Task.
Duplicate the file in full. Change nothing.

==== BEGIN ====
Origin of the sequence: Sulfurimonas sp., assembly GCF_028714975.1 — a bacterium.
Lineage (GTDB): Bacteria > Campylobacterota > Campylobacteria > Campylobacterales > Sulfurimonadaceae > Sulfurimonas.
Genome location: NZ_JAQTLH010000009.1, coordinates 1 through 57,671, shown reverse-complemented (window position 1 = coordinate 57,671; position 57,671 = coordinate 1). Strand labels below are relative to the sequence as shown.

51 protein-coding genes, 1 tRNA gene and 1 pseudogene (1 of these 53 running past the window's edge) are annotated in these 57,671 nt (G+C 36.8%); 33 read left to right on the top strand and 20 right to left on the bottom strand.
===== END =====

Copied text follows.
Origin of the sequence: Sulfurimonas sp., assembly GCF_028714975.1 — a bacterium.
Lineage (GTDB): Bacteria > Campylobacterota > Campylobacteria > Campylobacterales > Sulfurimonadaceae > Sulfurimonas.
Genome location: NZ_JAQTLH010000009.1, coordinates 1 through 57,671, shown reverse-complemented (window position 1 = coordinate 57,671; position 57,671 = coordinate 1). Strand labels below are relative to the sequence as shown.

51 protein-coding genes, 1 tRNA gene and 1 pseudogene (1 of these 53 running past the window's edge) are annotated in these 57,671 nt (G+C 36.8%); 33 read left to right on the top strand and 20 right to left on the bottom strand.